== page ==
You gotta love a town named for food. "Bannack" comes from the Scottish word, bannock, which according to the self-tour guide book is a "cake cooked over an open fire." Natives living in the area enjoyed camas root cakes made this way and thus were called Bannock Indians by early white settlers.
In the 1860s the town was populated with about 400 men hunting down gold and about 30 "respectable" woman (a fluctuating number of other women were Hurdy Gurdy Girls [dancers] or ladies of the evening). One sheriff, who had avoided a murder charge elsewhere, organized his deputies into a gang to harass local ranchers and citizens, and he was eventually hanged for his efforts. You can imagine it was pretty lively in those days.
Bannack is now a ghost town preserved as a state park in southern Montana. It's basically a half-mile-long street, with original buildings lined up to give you the idea of how things were back when it was a wild and crazy place.
Gold miners who first arrived lived in tiny shacks with roofs made from saplings and covered with dirt. When it rained or snowed, the dirt turned to mud and dribbled into the interior. Wood stoves provide a lot of heat, but these cabins were so poorly constructed, they barely got above freezing inside.
The photo below shows the jail, which reportedly wasn't used much because everyone preferred to be out panning for gold and not watching prisoners. If you look very closely, you'll see grass growing on the roof as was typical in the early days of the town.
Still, one doctor managed to create a nice home for his family. You can peek in the window and see a bit of the kitchen.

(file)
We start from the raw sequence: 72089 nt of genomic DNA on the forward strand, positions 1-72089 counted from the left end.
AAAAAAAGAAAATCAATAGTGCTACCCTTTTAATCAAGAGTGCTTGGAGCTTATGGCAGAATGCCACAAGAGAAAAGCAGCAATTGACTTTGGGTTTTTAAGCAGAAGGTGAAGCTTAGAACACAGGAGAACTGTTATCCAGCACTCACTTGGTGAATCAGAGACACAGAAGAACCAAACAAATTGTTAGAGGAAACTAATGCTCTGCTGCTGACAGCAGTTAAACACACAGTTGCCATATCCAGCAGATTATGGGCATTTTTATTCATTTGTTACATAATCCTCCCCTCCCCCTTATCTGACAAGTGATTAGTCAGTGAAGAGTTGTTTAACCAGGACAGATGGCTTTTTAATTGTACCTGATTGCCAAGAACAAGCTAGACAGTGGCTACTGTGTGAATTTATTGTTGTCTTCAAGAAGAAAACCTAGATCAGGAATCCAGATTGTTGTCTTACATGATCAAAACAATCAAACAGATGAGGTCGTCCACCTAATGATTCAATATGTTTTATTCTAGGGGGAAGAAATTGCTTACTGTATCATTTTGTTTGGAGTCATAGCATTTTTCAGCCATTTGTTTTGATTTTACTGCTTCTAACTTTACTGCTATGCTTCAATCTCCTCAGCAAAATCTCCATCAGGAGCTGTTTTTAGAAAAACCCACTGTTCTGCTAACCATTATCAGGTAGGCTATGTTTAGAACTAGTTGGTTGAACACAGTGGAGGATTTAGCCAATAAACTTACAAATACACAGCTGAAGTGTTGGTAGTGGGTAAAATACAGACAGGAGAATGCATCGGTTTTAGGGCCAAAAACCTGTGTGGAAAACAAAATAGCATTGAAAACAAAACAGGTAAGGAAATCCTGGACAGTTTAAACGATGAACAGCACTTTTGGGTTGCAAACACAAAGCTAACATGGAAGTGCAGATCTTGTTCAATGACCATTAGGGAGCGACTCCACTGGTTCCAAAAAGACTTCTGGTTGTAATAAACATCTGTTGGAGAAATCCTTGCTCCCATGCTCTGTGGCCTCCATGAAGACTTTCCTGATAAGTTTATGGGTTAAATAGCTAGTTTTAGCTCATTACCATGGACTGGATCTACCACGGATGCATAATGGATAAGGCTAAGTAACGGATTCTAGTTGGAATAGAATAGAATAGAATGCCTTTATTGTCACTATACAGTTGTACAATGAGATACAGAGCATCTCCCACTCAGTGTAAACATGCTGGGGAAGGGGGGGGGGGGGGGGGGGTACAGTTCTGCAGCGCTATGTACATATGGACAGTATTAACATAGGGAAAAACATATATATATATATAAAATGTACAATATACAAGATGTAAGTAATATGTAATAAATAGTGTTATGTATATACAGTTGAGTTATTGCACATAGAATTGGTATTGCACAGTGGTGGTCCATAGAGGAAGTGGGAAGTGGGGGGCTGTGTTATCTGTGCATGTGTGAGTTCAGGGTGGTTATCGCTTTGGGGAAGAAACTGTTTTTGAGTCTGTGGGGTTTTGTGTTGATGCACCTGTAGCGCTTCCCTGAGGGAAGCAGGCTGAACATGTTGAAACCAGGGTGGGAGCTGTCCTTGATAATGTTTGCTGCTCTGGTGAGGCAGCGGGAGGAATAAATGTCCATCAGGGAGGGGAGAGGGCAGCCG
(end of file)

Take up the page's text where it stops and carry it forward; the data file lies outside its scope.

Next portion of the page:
Eventually a school was built, which at times so overflowed with students that some grades had to study in other buildings. It closed in the 1950s.
While food was expensive because of the difficulties of getting it to the town, there usually was plenty of it. At the Hotel Meade, there was even fine dining available, with white linens and nice china and silverware.
As profits from gold mining declined, so did the town. The post office was closed in 1938, and most folks had moved away by the 1940s. In 1947, the work of preservation began, and, as you can see today, it became an educational state park well worth visiting.
Speaking of profits, in the ranger station at the entrance, among the post cards and t-shirts, you can purchase jerky made in Columbus, Mont., especially to support Montana state parks and the National Park Service. The grass-fed beef comes from the Grant-Kohrs Ranch National Historic Site in Deer Lodge, another place I highly recommend visiting.
To experience all that Bannack has to offer, the best time to be there is during Bannack Days, when re-enacters roam the streets. Check the Bannack State Park website for details.
But if you like ghost towns, any time, summer or winter, is the best time to wander the streets and explore the interiors of buildings and wonder . . . what was life like 150 years ago?